Shedding light on glaucoma how to improve public awareness and eye health system
As glaucoma is a progressive lifelong disease, early detection is extremely important.
It is essential to strengthen eye care at each level of the health ecosystem to address this growing public health concern
Your eyes are the most fascinating and intricate organ of the body that transmits visual signals to your brain. However, progressive loss of vision can be scary and is often irreversible. There are several underlying causes for partial or complete blindness and glaucoma is one of them.
A group of chronic eye diseases, glaucoma is characterised by progressive and irreversible degeneration of the optic nerve. The optic nerve carries visual images to the brain. Therefore, glaucoma can lead to irreversible vision loss and is the second leading cause of blindness worldwide accounting for up to 8% of total blindness. The vision loss usually starts from the periphery of the eyes and gradually progresses towards the centre. Globally, there are 80 million people with the condition and the number is expected to increase to 111 million by 2040.
Awareness is essential
Did you know that about half the people with glaucoma aren’t aware of their condition? In India, about 12 million people are affected by glaucoma with nearly 10% blind from the disease.Moreover, about 90% of the cases remain undiagnosed in our country. Early diagnosis is often missed as the loss of vision is gradual.
Glaucoma can occur at any age, but it’s common in older adults. It can affect one eye or both. One of the key reasons for glaucoma is high intraocular pressure (IOP). This is the pressure exerted by a fluid called aqueous humor that is present in the eye. The levels of this fluid are maintained by constant production and drainage. If the fluid builds up in the eye, the pressure thus created can damage the optic nerve, leading to glaucoma. However, glaucoma can also occur in people with normal IOP. Hence, it is essential to be aware of the condition. Ask your doctor for a comprehensive dilated eye exam which includes a visual field test to diagnose glaucoma in its early stages.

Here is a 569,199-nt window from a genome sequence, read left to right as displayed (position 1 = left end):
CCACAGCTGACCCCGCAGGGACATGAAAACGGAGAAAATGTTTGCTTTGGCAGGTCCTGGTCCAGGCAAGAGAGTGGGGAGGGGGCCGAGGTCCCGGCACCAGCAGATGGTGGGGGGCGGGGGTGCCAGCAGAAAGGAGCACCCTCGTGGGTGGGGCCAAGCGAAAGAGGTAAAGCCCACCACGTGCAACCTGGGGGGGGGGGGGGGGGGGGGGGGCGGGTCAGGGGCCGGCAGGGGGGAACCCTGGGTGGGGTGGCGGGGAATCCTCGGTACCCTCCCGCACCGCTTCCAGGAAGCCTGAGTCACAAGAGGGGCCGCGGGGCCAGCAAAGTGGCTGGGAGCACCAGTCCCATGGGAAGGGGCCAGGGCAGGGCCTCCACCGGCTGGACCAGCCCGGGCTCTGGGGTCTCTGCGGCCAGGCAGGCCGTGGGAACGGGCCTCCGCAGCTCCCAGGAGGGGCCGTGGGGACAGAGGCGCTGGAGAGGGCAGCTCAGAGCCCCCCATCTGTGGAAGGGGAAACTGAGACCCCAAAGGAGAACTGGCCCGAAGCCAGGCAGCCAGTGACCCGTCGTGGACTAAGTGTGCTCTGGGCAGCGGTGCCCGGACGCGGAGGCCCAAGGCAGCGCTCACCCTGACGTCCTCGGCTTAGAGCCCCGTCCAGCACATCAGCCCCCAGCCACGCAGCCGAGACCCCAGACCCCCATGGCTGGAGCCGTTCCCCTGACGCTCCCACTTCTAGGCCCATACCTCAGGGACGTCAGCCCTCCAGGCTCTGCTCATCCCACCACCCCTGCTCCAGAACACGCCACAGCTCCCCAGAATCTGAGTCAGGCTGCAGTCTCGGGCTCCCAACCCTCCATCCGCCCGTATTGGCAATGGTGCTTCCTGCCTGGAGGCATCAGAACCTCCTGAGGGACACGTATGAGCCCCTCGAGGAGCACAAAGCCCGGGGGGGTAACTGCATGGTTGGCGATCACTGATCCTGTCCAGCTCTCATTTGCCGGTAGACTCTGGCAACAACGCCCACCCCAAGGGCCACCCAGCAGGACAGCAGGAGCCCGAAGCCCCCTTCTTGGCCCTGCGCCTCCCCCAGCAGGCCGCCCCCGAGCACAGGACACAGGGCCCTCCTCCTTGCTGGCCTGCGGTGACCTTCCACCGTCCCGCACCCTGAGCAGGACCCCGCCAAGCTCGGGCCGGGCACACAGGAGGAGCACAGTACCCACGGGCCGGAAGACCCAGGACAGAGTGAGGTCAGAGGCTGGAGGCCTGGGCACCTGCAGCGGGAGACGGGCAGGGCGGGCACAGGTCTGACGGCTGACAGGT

Once diagnosed, glaucoma can be treated to prevent further loss of sight, however, there is no complete cure. After a thorough evaluation, the doctor may recommend specific eye drops or surgical options such as laser surgery. Proper medication and regular check-ups can keep the condition stable and prevent further vision loss and blindness.
As glaucoma is a progressive lifelong disease, early detection is extremely important. Once diagnosed, the patient will undergo treatment along with ongoing monitoring of eye pressure, optic nerve damage, and visual field tests. There is also evidence to suggest that moderate exercises like brisk walking or jogging can be beneficial for people with glaucoma. Diabetes increases the risk of glaucoma, hence staying physically active and managing body weight can help.
Measures to protect your sight
Some of the challenges with early glaucoma detection and subsequent treatment include a lack of awareness among the general public as well as patients, limited infrastructure, and compliance and adherence to therapy. Therefore, it is essential to strengthen eye care at each level of the health ecosystem to address this growing public health concern.
This includes educating the public about glaucoma screening, enhancing patients’ access to care, and funding novel treatment strategies. Additionally, eye health systems can be improved in terms of effectiveness and efficiency, with a focus on disease management and early detection. Incorporating technology is also an excellent strategy to enhance eye health systems and improve disease management. Therefore, expanding the eye health infrastructure can offer better patient care and help people preserve their vision.